With Vcc=5V, we have Vc=3.2V, so a collector current Ic = (5-3.2)/6800 = 0.265mA. I’m using a small signal transistor model, with the emitter resistance re=26/Ic = 26/0.265 = 100 ohms. The effective impedance looking into the base rb=beta*re = 100*100 = 10k ohms (2N3904’s have a minimum beta of 100).
The maximum gain is -22dB at series resonance, followed by a minimum gain at parallel resonance. We need a net gain around the loop of 1 or 0dB. So the gain of the amplifier must be at least +22dB to get a net gain of 0dB around the loop.
A net gain of 0dB is enough to sustain oscillation, but to get it started we need a gain of greater than 0dB to amplify internal noise up to the point where we have a useful output voltage. This paper suggests a gain margin of 5 or 14dB.
The gain of a common emitter amplifier is Rc/re = 20*log10(6800/100) = 36dB, which is just the 14dB gain margin we need. At the reduced supply voltage lets say Ic is halved, so re doubles. This would reduce the loop gain to 30dB. However rb=beta*re would also double to 20k. Spice tells me the maximum gain of the crystal network is now -16dB, as rb=20k loads the circuit less. So once again we have our 14dB gain margin, which predicts the oscillator will start – which is what happens in the real hardware.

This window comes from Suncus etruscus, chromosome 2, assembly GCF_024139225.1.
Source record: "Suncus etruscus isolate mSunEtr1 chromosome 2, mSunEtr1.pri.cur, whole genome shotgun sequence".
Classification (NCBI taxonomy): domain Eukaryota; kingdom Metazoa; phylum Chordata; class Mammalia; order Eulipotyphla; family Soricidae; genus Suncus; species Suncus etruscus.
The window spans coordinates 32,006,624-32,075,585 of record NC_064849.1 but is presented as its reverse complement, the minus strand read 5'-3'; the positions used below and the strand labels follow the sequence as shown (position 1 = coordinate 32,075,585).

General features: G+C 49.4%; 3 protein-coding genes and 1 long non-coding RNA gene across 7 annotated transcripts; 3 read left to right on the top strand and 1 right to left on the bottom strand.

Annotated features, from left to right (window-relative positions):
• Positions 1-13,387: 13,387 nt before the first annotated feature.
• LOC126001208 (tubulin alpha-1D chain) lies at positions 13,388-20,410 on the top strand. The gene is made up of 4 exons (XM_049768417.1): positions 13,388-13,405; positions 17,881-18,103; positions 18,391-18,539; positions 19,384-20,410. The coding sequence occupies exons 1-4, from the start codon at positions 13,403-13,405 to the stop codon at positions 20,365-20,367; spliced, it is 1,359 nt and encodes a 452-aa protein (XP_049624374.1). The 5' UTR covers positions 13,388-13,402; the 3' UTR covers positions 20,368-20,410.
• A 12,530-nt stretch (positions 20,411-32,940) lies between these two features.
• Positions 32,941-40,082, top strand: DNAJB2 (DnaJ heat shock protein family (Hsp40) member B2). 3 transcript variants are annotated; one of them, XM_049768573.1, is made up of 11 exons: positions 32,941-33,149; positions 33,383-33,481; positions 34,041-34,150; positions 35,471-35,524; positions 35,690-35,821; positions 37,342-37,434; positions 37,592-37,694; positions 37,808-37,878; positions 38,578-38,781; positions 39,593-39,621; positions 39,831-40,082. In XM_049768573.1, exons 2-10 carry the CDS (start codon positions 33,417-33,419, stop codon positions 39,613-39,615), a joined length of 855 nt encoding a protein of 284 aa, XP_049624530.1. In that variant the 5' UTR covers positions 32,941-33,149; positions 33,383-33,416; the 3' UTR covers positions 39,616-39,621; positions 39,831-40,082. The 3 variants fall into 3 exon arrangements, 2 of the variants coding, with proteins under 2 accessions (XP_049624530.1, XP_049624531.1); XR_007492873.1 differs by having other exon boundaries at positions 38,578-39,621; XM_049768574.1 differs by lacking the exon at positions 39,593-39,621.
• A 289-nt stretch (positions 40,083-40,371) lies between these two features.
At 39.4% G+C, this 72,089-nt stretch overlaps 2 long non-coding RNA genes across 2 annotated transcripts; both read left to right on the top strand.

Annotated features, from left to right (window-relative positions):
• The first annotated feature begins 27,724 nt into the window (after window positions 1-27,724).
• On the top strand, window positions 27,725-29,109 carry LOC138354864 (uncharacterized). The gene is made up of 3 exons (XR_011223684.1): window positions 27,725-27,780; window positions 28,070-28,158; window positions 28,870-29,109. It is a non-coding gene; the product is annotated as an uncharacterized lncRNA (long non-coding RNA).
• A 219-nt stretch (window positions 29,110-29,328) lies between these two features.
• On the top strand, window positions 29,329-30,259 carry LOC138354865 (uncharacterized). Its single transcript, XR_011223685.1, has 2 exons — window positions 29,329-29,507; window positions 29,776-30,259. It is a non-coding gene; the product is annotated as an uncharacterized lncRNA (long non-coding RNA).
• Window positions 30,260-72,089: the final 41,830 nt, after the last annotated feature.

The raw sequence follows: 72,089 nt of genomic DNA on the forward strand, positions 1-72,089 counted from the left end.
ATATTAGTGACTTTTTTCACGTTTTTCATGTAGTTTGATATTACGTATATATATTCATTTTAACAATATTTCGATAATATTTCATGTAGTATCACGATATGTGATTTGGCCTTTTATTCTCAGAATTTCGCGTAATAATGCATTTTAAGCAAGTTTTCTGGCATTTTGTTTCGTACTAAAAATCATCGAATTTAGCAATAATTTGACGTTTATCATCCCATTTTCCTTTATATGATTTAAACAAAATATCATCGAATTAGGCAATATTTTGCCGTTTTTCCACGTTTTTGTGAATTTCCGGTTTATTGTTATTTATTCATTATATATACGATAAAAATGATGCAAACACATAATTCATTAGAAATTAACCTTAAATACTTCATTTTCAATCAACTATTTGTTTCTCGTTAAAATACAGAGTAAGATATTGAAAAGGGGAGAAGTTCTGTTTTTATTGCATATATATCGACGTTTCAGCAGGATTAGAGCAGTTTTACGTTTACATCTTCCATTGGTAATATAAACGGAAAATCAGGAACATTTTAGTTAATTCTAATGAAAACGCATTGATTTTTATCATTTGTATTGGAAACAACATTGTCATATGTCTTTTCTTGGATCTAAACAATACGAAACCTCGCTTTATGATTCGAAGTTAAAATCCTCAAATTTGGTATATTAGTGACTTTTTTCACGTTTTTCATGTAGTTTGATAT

Increasing C1 and C2 to 82pF produced a crystal network gain of -24dB. With a 5V supply the amplifier gain is 36dB so we have a little less margin (12db) than we would like, but still close enough and well above 0dB. It takes about 10 seconds for the oscillations on the collector to hit the supply rails.
Start Up Time
I did some reading on this. At start up, we can model the oscillator as as a noise source being band pass filtered by the crystal, then amplified. This is then fed back to the input of the circuit and the cycles repeats, the “band pass noise” getting larger every time.
It’s humbling to think that our magically stable, low phase noise crystal oscillators are really just band pass noise that has been amplified. An oscillator is a narrow band noise source.